Frankenweenie on a Sheet

September 22, 2015 — Some Halloween Season moments I’m unsure if I should post about. There are so many that I love, but I don’t know if they’re interesting enough to put in front of an audience...even though it’s technically too early in this season of daily posts for me to turn down any possible topic.

Like the other night, when we watched Frankenweenie in the barn attic.

It’s a great tradition. We throw a sheet over the rafters for a screen, lay out in dusty pool chairs, drink ciders and eat candy corn mixed with popcorn, and watch a creepy flick. But I’ve written about the tradition before. Like here. And here. And I feel like I post about the barn too much in general, honestly. It’s getting to the point that I should just move my family into it during the Halloween Season. I guess I need to start exploring my house attic instead. Or attics. Somehow we have two.

I wasn’t planning on writing about the night. I threw a bad-quality phone pic on the socials and that was going to be the extent of contentizing it. Nothing much happened. We had some technical difficulties, of course. That’s almost part of the tradition. Something about iTunes not letting me spit HD through a projector I bought six years ago when I was invited to give my first book talk. I eventually figured out a solution. It just took me disappearing back into the cozy bubble of wifi we sometimes call “the house” to do some research.

The upside to the glitch is we burned some daylight and got to watch the movie in pitch darkness with all our cricket friends. The downside is we couldn’t finish the movie until the next day because apparently responsible parents make their kids go to bed at a reasonable hour for school the next day.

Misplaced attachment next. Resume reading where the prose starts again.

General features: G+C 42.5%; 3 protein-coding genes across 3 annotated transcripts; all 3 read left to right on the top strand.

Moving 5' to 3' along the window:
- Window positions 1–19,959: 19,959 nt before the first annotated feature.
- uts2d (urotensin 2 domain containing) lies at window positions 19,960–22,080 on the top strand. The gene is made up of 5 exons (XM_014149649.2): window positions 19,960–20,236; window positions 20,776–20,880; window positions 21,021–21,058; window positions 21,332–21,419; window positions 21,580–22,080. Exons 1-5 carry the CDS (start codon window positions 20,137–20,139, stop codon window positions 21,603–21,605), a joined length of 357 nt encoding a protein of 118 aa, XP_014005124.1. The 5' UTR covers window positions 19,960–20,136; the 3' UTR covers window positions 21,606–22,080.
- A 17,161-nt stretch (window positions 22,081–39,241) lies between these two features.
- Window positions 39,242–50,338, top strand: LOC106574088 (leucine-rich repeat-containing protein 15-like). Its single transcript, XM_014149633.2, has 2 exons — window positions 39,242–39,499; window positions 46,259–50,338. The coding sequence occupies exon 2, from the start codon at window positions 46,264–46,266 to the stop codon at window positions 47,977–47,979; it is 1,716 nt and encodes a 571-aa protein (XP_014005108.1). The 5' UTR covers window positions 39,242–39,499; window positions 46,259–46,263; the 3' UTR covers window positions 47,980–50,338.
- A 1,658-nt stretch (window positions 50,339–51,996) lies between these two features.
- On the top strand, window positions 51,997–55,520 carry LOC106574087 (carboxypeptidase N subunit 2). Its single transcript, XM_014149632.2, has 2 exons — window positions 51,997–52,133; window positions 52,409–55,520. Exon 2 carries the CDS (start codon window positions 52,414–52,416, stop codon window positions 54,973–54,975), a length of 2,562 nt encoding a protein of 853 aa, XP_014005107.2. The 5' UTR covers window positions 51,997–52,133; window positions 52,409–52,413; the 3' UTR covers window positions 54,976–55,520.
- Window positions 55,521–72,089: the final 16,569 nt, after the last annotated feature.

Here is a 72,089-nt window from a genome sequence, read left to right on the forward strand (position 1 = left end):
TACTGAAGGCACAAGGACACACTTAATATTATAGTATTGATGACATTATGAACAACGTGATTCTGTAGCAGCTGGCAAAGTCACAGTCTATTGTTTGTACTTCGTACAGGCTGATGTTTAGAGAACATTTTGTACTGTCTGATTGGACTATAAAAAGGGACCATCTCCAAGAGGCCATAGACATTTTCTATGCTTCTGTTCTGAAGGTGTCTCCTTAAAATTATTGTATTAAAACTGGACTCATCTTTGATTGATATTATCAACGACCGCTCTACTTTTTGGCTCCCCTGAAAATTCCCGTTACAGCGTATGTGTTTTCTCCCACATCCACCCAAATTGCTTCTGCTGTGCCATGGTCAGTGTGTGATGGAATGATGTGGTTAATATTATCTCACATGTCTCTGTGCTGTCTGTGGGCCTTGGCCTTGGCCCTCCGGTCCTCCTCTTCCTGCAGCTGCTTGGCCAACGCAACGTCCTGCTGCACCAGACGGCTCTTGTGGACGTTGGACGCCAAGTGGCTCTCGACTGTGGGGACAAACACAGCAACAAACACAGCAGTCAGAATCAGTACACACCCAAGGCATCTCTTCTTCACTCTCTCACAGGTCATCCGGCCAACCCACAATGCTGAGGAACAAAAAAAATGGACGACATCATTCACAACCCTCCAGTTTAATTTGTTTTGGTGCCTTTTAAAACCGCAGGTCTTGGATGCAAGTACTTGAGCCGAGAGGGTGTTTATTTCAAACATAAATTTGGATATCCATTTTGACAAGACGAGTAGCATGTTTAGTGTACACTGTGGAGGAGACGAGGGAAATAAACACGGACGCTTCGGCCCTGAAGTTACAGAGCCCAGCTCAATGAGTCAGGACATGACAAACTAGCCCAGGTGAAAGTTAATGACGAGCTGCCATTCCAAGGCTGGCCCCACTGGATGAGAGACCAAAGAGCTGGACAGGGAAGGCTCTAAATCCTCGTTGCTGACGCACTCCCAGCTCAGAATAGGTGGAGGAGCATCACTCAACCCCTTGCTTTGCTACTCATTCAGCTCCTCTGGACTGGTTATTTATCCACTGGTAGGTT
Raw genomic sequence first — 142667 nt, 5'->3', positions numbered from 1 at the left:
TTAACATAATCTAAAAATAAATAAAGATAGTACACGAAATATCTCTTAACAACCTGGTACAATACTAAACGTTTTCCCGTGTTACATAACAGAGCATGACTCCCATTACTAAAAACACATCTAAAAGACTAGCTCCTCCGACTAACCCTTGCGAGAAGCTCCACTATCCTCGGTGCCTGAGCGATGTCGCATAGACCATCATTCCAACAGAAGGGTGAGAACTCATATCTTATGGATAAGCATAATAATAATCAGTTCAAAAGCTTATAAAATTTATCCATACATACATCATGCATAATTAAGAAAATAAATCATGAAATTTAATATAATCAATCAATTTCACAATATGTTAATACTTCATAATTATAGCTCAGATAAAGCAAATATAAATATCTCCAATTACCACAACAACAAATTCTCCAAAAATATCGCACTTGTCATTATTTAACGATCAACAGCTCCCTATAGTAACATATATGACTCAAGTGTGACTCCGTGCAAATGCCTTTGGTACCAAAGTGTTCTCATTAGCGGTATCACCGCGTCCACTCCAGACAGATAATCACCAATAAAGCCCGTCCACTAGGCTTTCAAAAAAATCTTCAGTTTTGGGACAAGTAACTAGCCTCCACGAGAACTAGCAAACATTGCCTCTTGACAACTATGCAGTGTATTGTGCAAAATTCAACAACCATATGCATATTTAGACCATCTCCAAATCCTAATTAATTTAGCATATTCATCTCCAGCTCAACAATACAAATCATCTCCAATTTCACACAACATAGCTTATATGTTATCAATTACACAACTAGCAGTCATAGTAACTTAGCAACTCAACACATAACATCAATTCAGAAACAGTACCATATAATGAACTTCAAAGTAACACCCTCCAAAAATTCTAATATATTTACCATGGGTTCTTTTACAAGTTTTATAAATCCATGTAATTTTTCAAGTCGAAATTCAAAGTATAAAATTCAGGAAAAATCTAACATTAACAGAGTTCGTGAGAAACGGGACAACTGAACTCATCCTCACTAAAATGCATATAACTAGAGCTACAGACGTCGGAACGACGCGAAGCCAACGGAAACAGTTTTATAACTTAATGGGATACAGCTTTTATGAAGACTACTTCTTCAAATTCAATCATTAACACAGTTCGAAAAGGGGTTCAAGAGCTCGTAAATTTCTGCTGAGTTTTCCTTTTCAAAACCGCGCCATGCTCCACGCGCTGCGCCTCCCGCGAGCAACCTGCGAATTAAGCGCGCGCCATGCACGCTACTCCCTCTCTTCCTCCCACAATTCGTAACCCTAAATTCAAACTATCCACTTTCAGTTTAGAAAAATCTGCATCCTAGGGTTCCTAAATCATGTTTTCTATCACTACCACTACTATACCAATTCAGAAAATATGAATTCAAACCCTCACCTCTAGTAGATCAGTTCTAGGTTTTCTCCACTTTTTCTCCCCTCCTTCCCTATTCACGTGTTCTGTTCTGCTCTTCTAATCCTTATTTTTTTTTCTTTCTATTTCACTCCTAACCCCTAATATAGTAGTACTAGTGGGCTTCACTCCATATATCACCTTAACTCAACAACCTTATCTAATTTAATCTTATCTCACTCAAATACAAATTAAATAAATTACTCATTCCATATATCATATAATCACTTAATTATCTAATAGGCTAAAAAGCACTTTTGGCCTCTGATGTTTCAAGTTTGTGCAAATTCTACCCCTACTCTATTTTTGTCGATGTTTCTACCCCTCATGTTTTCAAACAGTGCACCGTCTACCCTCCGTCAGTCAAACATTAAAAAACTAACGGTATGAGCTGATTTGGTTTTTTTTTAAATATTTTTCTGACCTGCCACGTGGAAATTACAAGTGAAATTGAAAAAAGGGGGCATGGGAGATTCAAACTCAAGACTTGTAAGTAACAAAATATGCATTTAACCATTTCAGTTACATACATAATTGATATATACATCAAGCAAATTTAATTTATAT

But it was fun. Frankenweenie, which I hadn’t watched since its theatrical debut, seemed particularly apt, especially the point where the main character Victor is projecting a movie on a sheet, giving us the strange reality-vertigo of watching a movie on a sheet that’s in a movie on a sheet, or when he slips into an attic that looked very much like the one in which we were sitting and watching him. Minus the junior mad scientist equipment.

I always loved the original live-action short film it was based on, but I remember finding the stop-motion, full-length movie kind of cold and stiff (sorry, didn’t have the energy to actively avoid that pun) when I first watched it. Granted, I was also fresh off watching the amazing ParaNorman in theaters just a few weeks previously and that’s a hard act to follow. But on this rewatch I liked it a lot more. The smell of old wood and candy corn helped, I think.

Still, even after we returned back to wifi sweet wifi, I wasn’t planning on writing about it. Then my wife told me, “I took some pictures. I’ll Dropbox them to you.”

When I took a look at them, I realized that while I was in the house cursing iTunes and fretting over messing up plans that we’d built up to our oldest daughter all day, I saw that they had a blast, dancing with skeletons and taking pictures of dust motes and generally not worrying about whether I’d passed the point of being too old to figure modern technology out. For the record, I am very, very close.

So I wanted to post the photos. And to do that I gotta wrap some words around them. And these are those words. And those are vague pronouns.

Still, I’m not sure if this is interesting to you. But I finally decided that I wanted to post the photos and record this memory so that next summer or the summer after that or the summer after that, I’ll be able to read this article and remember this night. To feel the coolness of the cross breeze fluttering the movie screen. To laugh at the annoyance of having to shoo our toddler away from the exposed wires over and over again. To glory in the fact that we’re to the point in pop culture that a story about grave robbing and dead animals is great children’s fare.

Plus, if I’m finding reason to write about dog food this season, all bets are off that I know what my readership wants anyway.

But know this: If I invited all of you over to my house, this is where and how we would party.